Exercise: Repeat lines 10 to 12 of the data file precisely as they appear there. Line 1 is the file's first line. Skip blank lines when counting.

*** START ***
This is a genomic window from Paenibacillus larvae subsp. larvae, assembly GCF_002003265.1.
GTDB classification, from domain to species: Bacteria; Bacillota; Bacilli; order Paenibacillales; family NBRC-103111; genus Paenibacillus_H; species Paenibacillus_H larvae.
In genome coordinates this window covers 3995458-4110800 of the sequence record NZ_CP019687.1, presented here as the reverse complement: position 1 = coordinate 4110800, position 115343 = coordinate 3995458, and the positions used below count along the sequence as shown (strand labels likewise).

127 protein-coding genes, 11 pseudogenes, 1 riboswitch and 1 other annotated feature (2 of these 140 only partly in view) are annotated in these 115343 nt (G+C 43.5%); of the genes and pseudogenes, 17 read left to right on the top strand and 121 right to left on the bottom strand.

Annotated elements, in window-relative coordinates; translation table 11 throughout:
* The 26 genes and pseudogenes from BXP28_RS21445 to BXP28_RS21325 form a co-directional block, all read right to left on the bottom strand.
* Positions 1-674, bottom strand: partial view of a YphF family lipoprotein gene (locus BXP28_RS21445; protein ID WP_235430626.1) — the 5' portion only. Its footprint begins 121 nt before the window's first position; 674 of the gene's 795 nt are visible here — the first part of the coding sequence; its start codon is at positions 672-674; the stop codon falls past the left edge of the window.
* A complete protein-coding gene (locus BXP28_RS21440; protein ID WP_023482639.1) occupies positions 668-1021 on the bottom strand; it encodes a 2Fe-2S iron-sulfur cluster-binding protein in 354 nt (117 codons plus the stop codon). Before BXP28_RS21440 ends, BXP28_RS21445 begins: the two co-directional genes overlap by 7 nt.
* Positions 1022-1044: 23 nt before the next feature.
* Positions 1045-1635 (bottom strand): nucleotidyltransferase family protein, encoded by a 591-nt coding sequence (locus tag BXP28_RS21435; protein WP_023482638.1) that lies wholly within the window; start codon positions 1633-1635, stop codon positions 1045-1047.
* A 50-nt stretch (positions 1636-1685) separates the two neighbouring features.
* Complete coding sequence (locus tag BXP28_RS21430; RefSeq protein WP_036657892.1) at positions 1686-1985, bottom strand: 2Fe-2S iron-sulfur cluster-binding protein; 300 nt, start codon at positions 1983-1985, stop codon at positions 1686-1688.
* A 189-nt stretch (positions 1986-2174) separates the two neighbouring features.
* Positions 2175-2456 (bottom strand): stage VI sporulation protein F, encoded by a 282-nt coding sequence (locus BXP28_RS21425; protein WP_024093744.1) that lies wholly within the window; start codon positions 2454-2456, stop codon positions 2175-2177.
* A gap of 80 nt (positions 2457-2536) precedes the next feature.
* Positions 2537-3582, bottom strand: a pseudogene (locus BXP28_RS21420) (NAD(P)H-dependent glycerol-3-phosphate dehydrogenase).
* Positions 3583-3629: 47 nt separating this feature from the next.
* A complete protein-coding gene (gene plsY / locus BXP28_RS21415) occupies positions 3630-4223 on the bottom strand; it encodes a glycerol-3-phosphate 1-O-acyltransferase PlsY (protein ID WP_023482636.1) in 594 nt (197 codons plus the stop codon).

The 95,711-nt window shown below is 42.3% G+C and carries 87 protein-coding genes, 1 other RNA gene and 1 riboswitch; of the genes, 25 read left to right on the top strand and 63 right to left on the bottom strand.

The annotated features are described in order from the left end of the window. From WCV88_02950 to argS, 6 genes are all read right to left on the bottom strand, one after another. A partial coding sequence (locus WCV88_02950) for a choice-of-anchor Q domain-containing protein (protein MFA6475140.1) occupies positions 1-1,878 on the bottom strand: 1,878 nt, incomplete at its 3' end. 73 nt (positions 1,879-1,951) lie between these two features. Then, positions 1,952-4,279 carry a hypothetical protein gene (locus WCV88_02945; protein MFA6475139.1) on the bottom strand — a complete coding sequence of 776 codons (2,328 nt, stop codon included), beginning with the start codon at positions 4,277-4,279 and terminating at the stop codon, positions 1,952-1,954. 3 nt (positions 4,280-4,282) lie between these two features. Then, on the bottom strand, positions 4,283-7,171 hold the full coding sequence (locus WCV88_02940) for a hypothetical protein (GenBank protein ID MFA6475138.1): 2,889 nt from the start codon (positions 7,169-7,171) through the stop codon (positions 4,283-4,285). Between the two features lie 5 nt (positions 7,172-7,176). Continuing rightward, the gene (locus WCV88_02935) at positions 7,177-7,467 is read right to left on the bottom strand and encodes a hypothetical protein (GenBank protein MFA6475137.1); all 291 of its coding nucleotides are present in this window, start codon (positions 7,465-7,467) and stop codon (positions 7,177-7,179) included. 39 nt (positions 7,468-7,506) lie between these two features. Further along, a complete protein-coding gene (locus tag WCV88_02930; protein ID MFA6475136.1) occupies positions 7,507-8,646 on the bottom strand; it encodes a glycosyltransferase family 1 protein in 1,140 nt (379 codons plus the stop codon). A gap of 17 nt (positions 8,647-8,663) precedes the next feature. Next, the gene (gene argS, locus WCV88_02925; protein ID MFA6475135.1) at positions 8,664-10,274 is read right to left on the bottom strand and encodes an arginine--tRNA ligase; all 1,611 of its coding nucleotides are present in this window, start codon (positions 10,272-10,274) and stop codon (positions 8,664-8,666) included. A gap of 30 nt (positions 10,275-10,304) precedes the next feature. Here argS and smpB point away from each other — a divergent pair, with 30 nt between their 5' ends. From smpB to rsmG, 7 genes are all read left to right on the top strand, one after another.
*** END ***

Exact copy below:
* Positions 1045-1635 (bottom strand): nucleotidyltransferase family protein, encoded by a 591-nt coding sequence (locus tag BXP28_RS21435; protein WP_023482638.1) that lies wholly within the window; start codon positions 1633-1635, stop codon positions 1045-1047.
* A 50-nt stretch (positions 1636-1685) separates the two neighbouring features.
* Complete coding sequence (locus tag BXP28_RS21430; RefSeq protein WP_036657892.1) at positions 1686-1985, bottom strand: 2Fe-2S iron-sulfur cluster-binding protein; 300 nt, start codon at positions 1983-1985, stop codon at positions 1686-1688.